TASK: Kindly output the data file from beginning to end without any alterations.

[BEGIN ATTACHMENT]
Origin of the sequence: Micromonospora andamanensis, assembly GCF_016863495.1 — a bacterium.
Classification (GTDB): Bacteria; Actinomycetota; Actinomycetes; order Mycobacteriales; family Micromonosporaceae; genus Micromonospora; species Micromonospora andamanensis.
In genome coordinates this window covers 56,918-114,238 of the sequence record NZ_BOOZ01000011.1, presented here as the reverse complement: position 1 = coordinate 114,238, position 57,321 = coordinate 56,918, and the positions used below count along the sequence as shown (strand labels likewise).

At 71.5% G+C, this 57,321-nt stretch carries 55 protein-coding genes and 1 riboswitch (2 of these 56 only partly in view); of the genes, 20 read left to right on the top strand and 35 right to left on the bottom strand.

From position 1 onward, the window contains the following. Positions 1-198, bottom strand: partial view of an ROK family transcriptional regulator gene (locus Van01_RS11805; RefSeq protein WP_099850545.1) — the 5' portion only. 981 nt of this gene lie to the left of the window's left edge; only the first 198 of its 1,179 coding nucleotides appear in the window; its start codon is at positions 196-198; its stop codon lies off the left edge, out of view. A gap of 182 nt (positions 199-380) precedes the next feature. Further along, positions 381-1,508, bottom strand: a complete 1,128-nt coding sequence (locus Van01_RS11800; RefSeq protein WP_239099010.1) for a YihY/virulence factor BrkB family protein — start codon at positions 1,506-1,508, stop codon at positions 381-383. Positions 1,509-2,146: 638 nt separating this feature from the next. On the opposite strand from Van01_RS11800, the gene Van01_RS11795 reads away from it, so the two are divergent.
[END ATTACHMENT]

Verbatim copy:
Origin of the sequence: Micromonospora andamanensis, assembly GCF_016863495.1 — a bacterium.
Classification (GTDB): Bacteria; Actinomycetota; Actinomycetes; order Mycobacteriales; family Micromonosporaceae; genus Micromonospora; species Micromonospora andamanensis.
In genome coordinates this window covers 56,918-114,238 of the sequence record NZ_BOOZ01000011.1, presented here as the reverse complement: position 1 = coordinate 114,238, position 57,321 = coordinate 56,918, and the positions used below count along the sequence as shown (strand labels likewise).

At 71.5% G+C, this 57,321-nt stretch carries 55 protein-coding genes and 1 riboswitch (2 of these 56 only partly in view); of the genes, 20 read left to right on the top strand and 35 right to left on the bottom strand.

From position 1 onward, the window contains the following. Positions 1-198, bottom strand: partial view of an ROK family transcriptional regulator gene (locus Van01_RS11805; RefSeq protein WP_099850545.1) — the 5' portion only. 981 nt of this gene lie to the left of the window's left edge; only the first 198 of its 1,179 coding nucleotides appear in the window; its start codon is at positions 196-198; its stop codon lies off the left edge, out of view. A gap of 182 nt (positions 199-380) precedes the next feature. Further along, positions 381-1,508, bottom strand: a complete 1,128-nt coding sequence (locus Van01_RS11800; RefSeq protein WP_239099010.1) for a YihY/virulence factor BrkB family protein — start codon at positions 1,506-1,508, stop codon at positions 381-383. Positions 1,509-2,146: 638 nt separating this feature from the next. On the opposite strand from Van01_RS11800, the gene Van01_RS11795 reads away from it, so the two are divergent.